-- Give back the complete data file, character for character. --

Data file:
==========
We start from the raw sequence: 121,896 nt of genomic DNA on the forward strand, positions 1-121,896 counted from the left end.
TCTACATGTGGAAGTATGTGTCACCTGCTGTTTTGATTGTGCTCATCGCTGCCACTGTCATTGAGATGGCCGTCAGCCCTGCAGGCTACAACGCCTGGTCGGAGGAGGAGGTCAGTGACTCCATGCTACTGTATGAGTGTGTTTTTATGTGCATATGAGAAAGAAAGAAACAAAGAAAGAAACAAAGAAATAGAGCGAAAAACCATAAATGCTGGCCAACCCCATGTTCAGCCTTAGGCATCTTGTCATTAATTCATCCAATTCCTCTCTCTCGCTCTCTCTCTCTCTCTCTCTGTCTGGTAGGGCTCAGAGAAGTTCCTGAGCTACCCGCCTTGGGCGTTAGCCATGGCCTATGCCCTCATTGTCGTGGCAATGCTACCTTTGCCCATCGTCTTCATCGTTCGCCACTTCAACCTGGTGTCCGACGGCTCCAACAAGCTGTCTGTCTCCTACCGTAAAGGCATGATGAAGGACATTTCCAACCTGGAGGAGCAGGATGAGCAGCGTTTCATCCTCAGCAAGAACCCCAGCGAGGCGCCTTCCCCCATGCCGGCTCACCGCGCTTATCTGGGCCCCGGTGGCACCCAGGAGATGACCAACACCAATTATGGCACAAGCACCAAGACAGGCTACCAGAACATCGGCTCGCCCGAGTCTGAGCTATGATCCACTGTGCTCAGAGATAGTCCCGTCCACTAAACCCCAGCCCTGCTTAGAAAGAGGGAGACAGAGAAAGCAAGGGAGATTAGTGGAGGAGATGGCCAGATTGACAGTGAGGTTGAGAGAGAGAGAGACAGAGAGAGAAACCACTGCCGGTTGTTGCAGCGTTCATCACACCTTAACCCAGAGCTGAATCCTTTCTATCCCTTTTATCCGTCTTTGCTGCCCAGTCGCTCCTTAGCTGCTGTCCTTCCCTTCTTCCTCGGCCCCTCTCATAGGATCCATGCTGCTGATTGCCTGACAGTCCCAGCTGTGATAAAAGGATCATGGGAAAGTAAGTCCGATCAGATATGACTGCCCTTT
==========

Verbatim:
We start from the raw sequence: 121,896 nt of genomic DNA on the forward strand, positions 1-121,896 counted from the left end.
TCTACATGTGGAAGTATGTGTCACCTGCTGTTTTGATTGTGCTCATCGCTGCCACTGTCATTGAGATGGCCGTCAGCCCTGCAGGCTACAACGCCTGGTCGGAGGAGGAGGTCAGTGACTCCATGCTACTGTATGAGTGTGTTTTTATGTGCATATGAGAAAGAAAGAAACAAAGAAAGAAACAAAGAAATAGAGCGAAAAACCATAAATGCTGGCCAACCCCATGTTCAGCCTTAGGCATCTTGTCATTAATTCATCCAATTCCTCTCTCTCGCTCTCTCTCTCTCTCTCTCTGTCTGGTAGGGCTCAGAGAAGTTCCTGAGCTACCCGCCTTGGGCGTTAGCCATGGCCTATGCCCTCATTGTCGTGGCAATGCTACCTTTGCCCATCGTCTTCATCGTTCGCCACTTCAACCTGGTGTCCGACGGCTCCAACAAGCTGTCTGTCTCCTACCGTAAAGGCATGATGAAGGACATTTCCAACCTGGAGGAGCAGGATGAGCAGCGTTTCATCCTCAGCAAGAACCCCAGCGAGGCGCCTTCCCCCATGCCGGCTCACCGCGCTTATCTGGGCCCCGGTGGCACCCAGGAGATGACCAACACCAATTATGGCACAAGCACCAAGACAGGCTACCAGAACATCGGCTCGCCCGAGTCTGAGCTATGATCCACTGTGCTCAGAGATAGTCCCGTCCACTAAACCCCAGCCCTGCTTAGAAAGAGGGAGACAGAGAAAGCAAGGGAGATTAGTGGAGGAGATGGCCAGATTGACAGTGAGGTTGAGAGAGAGAGAGACAGAGAGAGAAACCACTGCCGGTTGTTGCAGCGTTCATCACACCTTAACCCAGAGCTGAATCCTTTCTATCCCTTTTATCCGTCTTTGCTGCCCAGTCGCTCCTTAGCTGCTGTCCTTCCCTTCTTCCTCGGCCCCTCTCATAGGATCCATGCTGCTGATTGCCTGACAGTCCCAGCTGTGATAAAAGGATCATGGGAAAGTAAGTCCGATCAGATATGACTGCCCTTT